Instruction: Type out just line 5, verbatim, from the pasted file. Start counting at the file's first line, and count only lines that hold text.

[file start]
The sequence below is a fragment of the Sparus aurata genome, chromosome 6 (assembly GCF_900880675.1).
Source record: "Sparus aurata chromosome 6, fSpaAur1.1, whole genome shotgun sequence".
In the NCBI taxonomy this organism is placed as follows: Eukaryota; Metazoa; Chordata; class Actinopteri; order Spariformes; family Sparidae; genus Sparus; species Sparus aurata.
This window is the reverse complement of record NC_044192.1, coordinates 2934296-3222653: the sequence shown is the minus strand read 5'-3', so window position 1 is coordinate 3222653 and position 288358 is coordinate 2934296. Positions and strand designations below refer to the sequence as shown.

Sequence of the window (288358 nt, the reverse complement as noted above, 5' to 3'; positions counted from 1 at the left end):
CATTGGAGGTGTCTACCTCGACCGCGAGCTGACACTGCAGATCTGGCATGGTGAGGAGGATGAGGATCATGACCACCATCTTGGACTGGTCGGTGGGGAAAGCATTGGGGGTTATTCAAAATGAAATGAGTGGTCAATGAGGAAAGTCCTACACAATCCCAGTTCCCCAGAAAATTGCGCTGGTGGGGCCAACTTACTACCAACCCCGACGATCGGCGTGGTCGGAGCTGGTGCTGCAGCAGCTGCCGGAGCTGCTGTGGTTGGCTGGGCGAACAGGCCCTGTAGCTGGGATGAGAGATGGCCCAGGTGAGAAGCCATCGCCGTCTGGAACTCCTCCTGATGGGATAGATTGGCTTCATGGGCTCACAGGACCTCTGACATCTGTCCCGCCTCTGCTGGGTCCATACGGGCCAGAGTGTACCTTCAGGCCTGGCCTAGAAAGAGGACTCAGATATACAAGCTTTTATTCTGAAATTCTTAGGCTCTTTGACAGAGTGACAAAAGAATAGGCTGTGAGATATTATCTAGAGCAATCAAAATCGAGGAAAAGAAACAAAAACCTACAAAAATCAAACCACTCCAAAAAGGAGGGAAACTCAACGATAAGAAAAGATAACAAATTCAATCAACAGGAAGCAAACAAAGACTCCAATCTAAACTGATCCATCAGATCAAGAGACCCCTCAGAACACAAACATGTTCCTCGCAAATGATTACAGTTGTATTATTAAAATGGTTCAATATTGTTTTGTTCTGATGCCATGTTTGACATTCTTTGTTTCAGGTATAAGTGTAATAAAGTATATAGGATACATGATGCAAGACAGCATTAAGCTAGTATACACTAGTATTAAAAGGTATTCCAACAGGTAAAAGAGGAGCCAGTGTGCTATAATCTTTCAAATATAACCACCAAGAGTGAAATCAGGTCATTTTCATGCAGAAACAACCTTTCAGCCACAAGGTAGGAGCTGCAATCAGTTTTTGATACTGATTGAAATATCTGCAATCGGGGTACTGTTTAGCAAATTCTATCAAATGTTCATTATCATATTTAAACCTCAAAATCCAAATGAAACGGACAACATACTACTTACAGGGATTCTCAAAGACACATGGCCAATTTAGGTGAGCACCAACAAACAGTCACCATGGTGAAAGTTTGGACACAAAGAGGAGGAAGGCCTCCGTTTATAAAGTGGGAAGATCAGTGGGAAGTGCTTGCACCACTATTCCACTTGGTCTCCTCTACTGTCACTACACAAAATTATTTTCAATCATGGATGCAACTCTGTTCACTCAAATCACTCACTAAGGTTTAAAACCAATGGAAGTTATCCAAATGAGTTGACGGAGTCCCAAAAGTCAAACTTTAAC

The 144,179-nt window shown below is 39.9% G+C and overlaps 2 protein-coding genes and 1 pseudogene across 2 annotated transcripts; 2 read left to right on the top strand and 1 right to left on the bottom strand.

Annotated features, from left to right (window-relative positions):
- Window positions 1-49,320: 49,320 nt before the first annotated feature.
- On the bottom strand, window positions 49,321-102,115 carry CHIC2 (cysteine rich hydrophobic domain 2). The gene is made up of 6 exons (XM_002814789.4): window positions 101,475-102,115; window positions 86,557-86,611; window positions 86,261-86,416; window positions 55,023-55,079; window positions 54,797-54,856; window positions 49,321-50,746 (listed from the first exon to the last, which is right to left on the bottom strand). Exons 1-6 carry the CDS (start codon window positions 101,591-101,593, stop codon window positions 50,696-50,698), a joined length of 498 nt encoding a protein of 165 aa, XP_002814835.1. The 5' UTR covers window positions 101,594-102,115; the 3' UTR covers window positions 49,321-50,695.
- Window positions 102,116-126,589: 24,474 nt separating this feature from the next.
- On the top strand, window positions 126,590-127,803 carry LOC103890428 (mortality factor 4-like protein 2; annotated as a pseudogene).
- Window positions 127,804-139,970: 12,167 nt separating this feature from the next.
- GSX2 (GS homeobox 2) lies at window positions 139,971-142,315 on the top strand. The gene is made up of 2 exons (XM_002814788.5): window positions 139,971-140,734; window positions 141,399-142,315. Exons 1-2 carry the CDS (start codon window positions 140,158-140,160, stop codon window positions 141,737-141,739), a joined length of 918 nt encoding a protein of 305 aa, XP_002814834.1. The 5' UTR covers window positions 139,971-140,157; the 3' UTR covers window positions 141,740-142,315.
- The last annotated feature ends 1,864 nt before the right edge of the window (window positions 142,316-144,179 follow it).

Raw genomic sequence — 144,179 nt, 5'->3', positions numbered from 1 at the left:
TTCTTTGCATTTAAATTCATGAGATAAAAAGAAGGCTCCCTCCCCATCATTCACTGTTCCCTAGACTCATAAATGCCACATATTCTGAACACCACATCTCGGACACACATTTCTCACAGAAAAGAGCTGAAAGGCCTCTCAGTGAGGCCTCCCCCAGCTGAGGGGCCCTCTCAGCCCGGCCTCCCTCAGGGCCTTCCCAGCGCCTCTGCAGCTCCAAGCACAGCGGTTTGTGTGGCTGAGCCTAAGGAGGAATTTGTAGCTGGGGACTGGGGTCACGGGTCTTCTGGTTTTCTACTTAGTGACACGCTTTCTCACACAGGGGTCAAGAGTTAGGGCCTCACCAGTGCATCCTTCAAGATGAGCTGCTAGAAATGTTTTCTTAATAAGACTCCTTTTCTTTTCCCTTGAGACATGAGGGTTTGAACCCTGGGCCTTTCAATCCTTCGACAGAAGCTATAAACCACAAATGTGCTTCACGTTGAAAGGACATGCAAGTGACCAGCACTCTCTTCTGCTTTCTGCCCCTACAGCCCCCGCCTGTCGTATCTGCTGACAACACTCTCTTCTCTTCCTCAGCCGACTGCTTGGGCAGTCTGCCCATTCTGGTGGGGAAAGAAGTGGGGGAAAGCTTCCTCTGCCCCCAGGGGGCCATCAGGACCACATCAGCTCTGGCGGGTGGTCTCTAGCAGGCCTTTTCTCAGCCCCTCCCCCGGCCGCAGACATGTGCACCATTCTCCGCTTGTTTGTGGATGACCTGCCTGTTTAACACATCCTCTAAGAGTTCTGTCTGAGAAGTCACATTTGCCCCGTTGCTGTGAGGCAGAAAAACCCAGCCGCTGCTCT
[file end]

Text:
Sequence of the window (288358 nt, the reverse complement as noted above, 5' to 3'; positions counted from 1 at the left end):